A New Way to Fight Blog Comment Spam

Spam in blog comments has become a problem in the blogosphere lately. Bloggers have been busy manually deleting entries, blocking IP addresses and some people have come up with comment spam filters that use keywords and such in a similar way as spam filters do.

Now here’s a thought: Comments are sent using forms on web pages and these pages are controlled by the blog owners – right? This means it is radically different from email spam, where the sender’s only connection to the recipient is knowing (or guessing) his or her email address.

I believe a solution to the problem would be to require the sender to do something “uniquely human”, similar to the image identification methods used by many free email services to fight of robot registrations.

As an example, a comment page could ask the commenter to “Click the image of the duck, the dog and the diamond to post your comment” and then display a selection of, say 9 pictures to choose from. These would again be selected randomly from a huge set of such pictures. If he or she gets the sequence right, the comment is posted, but fail to match the sequence in, say, 3 tries, and your comments are blocked. This is almost no additional hassle for the commenter, but is a task that – if the system is decently implemented – would be very hard for a spam program to get correctly.


  1. Technically, that is an interesting and fun suggestion. Practically, however, it doesn’t achieve what you would like it to achieve.

    In fact, using your test, OCR and image recognition technology would make some computers more human than blind (or partially sighted) people, users using text-based or aural browsers (lynx, JAWS, etc etc), or users on slow connections (who may prefer to browse with images off).

    There are better ways, but unfortunately assuming that people use the same methods of access that you do is not one of them…

  2. Good point Jay.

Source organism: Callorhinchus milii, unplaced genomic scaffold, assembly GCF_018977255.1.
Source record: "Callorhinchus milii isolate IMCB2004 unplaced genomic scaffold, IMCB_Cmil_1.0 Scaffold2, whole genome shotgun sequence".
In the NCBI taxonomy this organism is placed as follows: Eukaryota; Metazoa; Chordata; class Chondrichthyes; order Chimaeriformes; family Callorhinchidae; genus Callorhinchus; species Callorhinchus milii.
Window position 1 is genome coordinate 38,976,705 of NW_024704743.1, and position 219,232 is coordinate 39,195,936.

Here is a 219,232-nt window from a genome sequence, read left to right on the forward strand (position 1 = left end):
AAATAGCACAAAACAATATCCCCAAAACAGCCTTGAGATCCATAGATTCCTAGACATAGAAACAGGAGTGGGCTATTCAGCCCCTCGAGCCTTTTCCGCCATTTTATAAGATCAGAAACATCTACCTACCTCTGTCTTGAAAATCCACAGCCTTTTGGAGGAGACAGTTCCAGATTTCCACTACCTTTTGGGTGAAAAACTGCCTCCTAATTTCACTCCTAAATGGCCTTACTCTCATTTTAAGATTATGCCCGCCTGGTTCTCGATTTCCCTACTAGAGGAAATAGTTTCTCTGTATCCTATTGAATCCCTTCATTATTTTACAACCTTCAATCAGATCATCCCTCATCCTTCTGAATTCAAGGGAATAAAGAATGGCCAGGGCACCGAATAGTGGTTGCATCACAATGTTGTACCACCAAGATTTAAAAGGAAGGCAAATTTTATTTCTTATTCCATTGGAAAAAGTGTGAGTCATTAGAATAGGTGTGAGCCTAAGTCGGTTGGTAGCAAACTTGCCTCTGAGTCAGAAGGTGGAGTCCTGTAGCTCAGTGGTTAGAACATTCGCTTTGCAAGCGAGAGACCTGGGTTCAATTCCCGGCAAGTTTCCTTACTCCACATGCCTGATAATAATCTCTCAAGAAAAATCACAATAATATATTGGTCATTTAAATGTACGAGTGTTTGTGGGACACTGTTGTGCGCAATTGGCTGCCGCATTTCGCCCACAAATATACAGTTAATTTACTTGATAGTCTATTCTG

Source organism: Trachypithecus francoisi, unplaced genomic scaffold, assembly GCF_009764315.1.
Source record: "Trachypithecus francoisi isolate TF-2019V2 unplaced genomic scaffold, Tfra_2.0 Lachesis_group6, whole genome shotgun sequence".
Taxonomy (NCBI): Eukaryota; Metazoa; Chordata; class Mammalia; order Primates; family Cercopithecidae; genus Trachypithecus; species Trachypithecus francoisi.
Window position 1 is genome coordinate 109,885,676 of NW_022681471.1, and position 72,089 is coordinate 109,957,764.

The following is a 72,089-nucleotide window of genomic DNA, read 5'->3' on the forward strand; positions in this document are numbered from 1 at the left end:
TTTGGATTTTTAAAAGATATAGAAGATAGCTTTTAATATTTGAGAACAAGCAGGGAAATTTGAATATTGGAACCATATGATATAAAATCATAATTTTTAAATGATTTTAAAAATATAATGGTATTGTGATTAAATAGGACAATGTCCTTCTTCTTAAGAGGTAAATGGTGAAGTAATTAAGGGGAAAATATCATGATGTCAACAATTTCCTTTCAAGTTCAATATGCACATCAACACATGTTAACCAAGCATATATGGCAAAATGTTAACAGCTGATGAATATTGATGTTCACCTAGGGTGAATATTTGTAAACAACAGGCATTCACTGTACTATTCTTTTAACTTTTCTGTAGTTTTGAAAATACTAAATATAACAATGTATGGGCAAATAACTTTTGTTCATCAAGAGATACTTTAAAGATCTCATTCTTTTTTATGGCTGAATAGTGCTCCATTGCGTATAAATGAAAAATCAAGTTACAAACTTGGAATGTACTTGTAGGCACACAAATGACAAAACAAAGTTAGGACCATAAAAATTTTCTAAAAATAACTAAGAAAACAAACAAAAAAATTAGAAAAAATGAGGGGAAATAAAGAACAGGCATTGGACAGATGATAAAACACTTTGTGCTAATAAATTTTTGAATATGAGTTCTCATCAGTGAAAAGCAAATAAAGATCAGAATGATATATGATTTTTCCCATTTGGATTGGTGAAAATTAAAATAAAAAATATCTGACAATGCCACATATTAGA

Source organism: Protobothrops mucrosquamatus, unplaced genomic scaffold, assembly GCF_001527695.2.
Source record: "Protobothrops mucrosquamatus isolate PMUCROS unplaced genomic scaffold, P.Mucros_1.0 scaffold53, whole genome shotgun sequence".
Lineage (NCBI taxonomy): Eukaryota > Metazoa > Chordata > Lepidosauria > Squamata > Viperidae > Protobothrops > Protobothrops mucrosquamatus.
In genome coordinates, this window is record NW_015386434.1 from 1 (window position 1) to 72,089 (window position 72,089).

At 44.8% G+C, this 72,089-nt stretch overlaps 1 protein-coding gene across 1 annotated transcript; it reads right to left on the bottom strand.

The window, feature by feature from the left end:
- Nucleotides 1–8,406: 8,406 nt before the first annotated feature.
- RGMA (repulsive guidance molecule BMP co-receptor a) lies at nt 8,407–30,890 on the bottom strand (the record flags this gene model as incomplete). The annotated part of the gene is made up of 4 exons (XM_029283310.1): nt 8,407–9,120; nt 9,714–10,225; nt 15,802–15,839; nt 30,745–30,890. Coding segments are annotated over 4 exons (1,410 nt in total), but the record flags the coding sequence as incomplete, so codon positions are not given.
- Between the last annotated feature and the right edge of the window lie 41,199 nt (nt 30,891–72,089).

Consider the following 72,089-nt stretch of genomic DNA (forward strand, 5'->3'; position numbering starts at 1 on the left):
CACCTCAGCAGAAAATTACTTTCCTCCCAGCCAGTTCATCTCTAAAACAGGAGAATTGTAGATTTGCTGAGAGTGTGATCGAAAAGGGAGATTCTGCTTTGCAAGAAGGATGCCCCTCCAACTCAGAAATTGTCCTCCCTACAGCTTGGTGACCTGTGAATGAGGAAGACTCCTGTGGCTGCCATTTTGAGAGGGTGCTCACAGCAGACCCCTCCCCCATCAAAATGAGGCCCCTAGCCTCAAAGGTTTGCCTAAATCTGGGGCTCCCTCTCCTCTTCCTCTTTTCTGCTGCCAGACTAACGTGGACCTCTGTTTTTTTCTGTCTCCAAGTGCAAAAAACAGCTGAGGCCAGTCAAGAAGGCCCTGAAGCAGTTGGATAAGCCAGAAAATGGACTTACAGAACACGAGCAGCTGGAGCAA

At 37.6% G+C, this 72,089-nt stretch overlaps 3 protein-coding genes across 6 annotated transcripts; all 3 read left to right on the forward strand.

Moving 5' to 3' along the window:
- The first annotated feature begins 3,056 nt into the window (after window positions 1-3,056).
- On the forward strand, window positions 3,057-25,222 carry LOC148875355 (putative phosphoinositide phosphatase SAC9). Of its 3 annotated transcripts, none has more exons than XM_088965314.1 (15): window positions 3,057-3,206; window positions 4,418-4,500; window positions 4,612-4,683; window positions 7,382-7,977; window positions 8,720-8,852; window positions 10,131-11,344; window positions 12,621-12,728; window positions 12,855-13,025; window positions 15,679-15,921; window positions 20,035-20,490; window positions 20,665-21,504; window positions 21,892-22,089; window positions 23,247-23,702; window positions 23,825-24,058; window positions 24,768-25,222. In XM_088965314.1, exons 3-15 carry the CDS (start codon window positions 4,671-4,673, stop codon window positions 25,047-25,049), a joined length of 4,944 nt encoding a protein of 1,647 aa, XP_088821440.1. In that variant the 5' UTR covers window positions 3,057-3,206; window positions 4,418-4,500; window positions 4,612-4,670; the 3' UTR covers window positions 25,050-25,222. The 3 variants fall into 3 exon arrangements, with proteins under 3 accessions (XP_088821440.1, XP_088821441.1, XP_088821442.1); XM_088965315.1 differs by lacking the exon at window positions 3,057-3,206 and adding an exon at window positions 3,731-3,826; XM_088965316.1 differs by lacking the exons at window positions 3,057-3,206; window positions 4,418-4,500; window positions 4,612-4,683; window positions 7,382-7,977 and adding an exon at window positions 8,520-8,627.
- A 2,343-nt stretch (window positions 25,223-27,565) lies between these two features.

While the groups you talk about are a miniscule part of the web surfers, their needs should obviously not be overlooked. As for the slow connections, a quick calculation tells me that this could be implemented using images that would be less than 1KB each (even as low as 100B by using b/w images).

    A solution for the visually impaired could use oral hints instead of images, maybe: “type the common name of the animal that says MIAAAW”. A similar approach could probably be implemented for text browsers as well.

    So I still believe that this method could be used, even though the exact implementation may vary.

  3. Indeed, offering MULTIPLE choices of rich-media test would be the way to go to make sure that you cover all the bases. Plus an easy email link to the site owner in case someone has trouble with the available choices….

  4. The assumption made when suggesting these types of systems (known as captchas) is that comment spam is left by automated bots. I don’t think that’s the case. There are several pieces of evidence that suggest comment spam is placed by real people, not machines. These people would have no problem clicking on the duck.

  5. Another interesting point. In this entry on your blog, I see your analysis of your log files, clearly indicating human behavior. Some of the discussions on comment spam (including some of the discussions on your blog), show that much of it is still being posted by robots.

    My take on this is that as long as what we’re up against is “only human”, it can be fought by us removing the spam as soon as we find it. That way the spammers will give up wasting their time and return to their natural habitat of email (or searching for new ways to bother the rest of us). Spam filters can certainly be used to help in this fight.

    Robots on the other hand won’t give up so easily, and using captchas (thanks for improving my vocabulary) will help keeping them away.

  6. Ha!
    You (posting comments here) seem to assume that all robots are bad. How about a hypothetical (I think) scenario when a human designs a robot just to spread a useful thought? Mind here, a carefully designed artificial that intelligently looks for a few discussions that might benefit from the right comment, even though it is distributed by a robot.
    (btw. Thanks Jay for your “more human than blind people” statement. I sort of collect phrases like that…)

  7. Being a tech geek I wonder about the implimentation.
    Forms have one thing in common, i.e. the tag. I have not studied those spam bots, but I guess they filters out the form, its parameters and submit url and submit some content.
    The easy way to solve this and use captchas and make it accessable to all users is by using radio buttons with value=cat, value=dog e.t.c. and changing the submit url with javascript if the user selects the right answer 🙂
    …but is it worth the hassle?

  8. Personally, I find spamming very annoying. I’d like to see solutions that don’t require more work on side of the users.

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